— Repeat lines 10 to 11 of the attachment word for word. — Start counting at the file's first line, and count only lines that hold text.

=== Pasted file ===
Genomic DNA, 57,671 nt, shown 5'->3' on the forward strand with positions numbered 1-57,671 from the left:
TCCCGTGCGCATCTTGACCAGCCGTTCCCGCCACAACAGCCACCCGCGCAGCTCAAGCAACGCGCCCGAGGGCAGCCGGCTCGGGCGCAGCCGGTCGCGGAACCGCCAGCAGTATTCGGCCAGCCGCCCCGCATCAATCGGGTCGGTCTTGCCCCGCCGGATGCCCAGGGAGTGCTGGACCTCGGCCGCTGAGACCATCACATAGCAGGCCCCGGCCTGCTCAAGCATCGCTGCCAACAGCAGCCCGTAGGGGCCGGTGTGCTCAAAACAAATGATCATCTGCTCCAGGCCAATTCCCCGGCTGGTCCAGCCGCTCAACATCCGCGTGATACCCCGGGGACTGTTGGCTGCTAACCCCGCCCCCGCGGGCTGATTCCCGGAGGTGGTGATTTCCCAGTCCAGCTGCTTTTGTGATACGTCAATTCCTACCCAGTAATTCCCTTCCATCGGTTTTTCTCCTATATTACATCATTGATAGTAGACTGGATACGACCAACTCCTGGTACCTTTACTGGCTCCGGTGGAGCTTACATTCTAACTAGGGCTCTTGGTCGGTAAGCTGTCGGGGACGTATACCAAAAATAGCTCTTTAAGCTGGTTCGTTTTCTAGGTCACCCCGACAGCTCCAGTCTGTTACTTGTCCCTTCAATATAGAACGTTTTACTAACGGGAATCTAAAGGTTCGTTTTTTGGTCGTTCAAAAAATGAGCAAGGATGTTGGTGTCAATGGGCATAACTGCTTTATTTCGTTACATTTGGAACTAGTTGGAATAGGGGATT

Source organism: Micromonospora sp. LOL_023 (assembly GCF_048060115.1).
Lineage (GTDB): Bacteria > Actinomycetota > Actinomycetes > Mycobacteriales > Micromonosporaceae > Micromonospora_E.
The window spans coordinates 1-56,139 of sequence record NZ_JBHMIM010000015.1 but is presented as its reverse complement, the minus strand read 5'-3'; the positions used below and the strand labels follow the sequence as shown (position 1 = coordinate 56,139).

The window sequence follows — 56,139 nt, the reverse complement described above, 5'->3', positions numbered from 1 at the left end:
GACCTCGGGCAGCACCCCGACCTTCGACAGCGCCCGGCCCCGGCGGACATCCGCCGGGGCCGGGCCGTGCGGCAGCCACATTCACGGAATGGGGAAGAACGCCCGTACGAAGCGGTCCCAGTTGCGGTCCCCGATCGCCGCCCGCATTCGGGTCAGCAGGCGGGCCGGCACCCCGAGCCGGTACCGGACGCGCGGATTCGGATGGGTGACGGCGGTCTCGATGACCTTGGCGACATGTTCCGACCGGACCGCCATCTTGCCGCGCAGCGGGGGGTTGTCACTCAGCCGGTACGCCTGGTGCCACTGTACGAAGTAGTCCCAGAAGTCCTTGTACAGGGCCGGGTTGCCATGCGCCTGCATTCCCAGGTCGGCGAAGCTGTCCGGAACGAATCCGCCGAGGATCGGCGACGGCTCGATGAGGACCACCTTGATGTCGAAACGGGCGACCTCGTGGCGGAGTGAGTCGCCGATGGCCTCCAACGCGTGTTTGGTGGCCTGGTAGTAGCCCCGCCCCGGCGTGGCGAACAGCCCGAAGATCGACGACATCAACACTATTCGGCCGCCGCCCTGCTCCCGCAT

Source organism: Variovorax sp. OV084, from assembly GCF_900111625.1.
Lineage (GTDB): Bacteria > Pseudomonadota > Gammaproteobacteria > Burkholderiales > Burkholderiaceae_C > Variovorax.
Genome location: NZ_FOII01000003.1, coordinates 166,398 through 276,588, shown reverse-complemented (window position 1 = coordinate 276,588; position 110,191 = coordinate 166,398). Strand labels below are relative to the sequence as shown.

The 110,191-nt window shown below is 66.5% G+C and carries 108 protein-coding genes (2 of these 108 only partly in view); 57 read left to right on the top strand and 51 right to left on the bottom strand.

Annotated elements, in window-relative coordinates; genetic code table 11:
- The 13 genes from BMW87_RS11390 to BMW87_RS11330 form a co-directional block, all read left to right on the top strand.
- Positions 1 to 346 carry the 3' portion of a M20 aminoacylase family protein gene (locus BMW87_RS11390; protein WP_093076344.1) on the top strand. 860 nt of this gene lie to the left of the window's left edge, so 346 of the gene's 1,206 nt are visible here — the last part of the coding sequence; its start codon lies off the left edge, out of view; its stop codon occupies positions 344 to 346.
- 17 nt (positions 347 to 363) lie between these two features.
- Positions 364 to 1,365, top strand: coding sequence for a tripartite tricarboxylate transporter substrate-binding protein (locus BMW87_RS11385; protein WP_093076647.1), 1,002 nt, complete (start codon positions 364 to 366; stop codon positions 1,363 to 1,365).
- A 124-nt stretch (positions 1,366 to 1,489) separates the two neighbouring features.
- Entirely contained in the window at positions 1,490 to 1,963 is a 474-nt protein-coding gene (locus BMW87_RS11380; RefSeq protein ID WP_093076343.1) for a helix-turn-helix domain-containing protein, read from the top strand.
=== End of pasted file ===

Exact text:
Genome location: NZ_FOII01000003.1, coordinates 166,398 through 276,588, shown reverse-complemented (window position 1 = coordinate 276,588; position 110,191 = coordinate 166,398). Strand labels below are relative to the sequence as shown.

The 110,191-nt window shown below is 66.5% G+C and carries 108 protein-coding genes (2 of these 108 only partly in view); 57 read left to right on the top strand and 51 right to left on the bottom strand.